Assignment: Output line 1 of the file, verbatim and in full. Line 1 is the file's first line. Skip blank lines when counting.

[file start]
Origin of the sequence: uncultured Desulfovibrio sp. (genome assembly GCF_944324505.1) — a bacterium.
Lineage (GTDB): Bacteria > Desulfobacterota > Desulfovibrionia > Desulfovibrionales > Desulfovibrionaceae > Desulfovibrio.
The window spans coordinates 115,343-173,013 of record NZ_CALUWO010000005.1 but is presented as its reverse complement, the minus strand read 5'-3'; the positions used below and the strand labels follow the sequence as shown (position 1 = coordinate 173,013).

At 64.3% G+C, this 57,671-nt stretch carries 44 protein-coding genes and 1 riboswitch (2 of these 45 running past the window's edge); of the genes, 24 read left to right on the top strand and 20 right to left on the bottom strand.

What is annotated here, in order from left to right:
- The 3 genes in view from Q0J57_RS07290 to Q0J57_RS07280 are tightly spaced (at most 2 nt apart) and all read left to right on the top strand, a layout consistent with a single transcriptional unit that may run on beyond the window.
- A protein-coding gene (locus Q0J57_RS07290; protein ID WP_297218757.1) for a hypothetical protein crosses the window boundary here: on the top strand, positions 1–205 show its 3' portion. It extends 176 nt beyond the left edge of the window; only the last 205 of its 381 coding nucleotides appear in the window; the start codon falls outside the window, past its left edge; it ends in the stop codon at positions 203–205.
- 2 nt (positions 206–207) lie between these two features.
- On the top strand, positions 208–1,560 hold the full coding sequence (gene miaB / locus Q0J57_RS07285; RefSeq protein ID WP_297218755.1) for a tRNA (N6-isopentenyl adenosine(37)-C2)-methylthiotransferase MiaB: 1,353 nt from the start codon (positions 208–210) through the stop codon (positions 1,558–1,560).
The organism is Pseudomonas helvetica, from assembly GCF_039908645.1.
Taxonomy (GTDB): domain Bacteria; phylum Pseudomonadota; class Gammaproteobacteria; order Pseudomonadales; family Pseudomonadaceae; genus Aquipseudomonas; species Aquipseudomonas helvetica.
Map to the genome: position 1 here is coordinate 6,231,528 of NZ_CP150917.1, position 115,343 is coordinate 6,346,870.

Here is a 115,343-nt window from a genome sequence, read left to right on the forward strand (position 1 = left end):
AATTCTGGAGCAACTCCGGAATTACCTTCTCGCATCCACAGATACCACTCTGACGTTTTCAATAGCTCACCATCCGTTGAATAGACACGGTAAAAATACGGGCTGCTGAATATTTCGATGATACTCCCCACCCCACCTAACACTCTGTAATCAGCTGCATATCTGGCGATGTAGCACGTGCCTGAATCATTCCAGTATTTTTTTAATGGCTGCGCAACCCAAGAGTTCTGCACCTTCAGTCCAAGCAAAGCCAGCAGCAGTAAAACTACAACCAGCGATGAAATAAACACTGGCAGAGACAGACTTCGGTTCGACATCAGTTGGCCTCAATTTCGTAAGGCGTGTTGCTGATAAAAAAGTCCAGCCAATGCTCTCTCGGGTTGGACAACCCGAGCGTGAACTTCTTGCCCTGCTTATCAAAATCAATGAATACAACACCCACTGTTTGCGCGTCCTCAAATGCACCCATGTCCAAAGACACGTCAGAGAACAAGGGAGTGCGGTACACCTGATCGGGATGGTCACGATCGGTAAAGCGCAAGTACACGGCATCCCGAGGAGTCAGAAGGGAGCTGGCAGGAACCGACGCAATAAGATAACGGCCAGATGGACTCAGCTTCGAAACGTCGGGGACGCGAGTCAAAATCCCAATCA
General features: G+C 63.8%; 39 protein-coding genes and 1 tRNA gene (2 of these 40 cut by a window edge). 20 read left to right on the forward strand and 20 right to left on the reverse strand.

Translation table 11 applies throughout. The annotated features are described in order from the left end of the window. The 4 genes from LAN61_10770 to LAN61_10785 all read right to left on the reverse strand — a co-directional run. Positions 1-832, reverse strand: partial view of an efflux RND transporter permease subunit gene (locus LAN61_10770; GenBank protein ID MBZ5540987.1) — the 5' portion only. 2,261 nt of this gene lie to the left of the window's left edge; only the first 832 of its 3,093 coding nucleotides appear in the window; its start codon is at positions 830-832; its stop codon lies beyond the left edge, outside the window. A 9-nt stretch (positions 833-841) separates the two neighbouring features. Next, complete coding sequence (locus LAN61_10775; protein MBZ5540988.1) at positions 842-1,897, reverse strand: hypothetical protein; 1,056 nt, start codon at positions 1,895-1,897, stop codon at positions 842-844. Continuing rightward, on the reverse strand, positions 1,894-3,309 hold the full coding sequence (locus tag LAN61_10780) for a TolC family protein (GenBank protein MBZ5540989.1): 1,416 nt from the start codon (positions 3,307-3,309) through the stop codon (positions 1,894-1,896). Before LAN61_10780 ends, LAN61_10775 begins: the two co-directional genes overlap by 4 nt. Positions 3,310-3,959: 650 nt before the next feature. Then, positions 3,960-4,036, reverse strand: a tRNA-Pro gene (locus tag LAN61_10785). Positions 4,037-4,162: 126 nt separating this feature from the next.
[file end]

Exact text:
Origin of the sequence: uncultured Desulfovibrio sp. (genome assembly GCF_944324505.1) — a bacterium.